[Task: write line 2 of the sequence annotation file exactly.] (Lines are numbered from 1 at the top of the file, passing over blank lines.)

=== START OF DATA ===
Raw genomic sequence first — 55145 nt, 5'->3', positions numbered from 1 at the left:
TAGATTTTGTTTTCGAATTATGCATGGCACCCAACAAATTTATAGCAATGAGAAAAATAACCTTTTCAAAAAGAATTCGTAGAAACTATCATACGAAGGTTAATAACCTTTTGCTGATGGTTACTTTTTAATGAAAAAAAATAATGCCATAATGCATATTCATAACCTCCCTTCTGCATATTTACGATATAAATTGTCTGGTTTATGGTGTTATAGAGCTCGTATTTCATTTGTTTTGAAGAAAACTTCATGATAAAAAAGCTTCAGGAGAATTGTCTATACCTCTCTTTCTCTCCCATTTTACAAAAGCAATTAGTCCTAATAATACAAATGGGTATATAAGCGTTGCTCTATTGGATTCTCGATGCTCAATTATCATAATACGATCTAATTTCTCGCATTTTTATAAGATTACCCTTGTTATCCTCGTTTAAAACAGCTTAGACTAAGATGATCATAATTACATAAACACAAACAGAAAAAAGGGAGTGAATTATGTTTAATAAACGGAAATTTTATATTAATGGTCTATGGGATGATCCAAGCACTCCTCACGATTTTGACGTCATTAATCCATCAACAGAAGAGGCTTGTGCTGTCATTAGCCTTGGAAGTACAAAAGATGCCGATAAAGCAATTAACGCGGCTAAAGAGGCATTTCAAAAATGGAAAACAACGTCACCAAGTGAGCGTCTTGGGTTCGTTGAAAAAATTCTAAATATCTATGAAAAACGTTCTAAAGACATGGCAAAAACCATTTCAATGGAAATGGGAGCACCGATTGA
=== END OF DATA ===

TAGATTTTGTTTTCGAATTATGCATGGCACCCAACAAATTTATAGCAATGAGAAAAATAACCTTTTCAAAAAGAATTCGTAGAAACTATCATACGAAGGTTAATAACCTTTTGCTGATGGTTACTTTTTAATGAAAAAAAATAATGCCATAATGCATATTCATAACCTCCCTTCTGCATATTTACGATATAAATTGTCTGGTTTATGGTGTTATAGAGCTCGTATTTCATTTGTTTTGAAGAAAACTTCATGATAAAAAAGCTTCAGGAGAATTGTCTATACCTCTCTTTCTCTCCCATTTTACAAAAGCAATTAGTCCTAATAATACAAATGGGTATATAAGCGTTGCTCTATTGGATTCTCGATGCTCAATTATCATAATACGATCTAATTTCTCGCATTTTTATAAGATTACCCTTGTTATCCTCGTTTAAAACAGCTTAGACTAAGATGATCATAATTACATAAACACAAACAGAAAAAAGGGAGTGAATTATGTTTAATAAACGGAAATTTTATATTAATGGTCTATGGGATGATCCAAGCACTCCTCACGATTTTGACGTCATTAATCCATCAACAGAAGAGGCTTGTGCTGTCATTAGCCTTGGAAGTACAAAAGATGCCGATAAAGCAATTAACGCGGCTAAAGAGGCATTTCAAAAATGGAAAACAACGTCACCAAGTGAGCGTCTTGGGTTCGTTGAAAAAATTCTAAATATCTATGAAAAACGTTCTAAAGACATGGCAAAAACCATTTCAATGGAAATGGGAGCACCGATTGA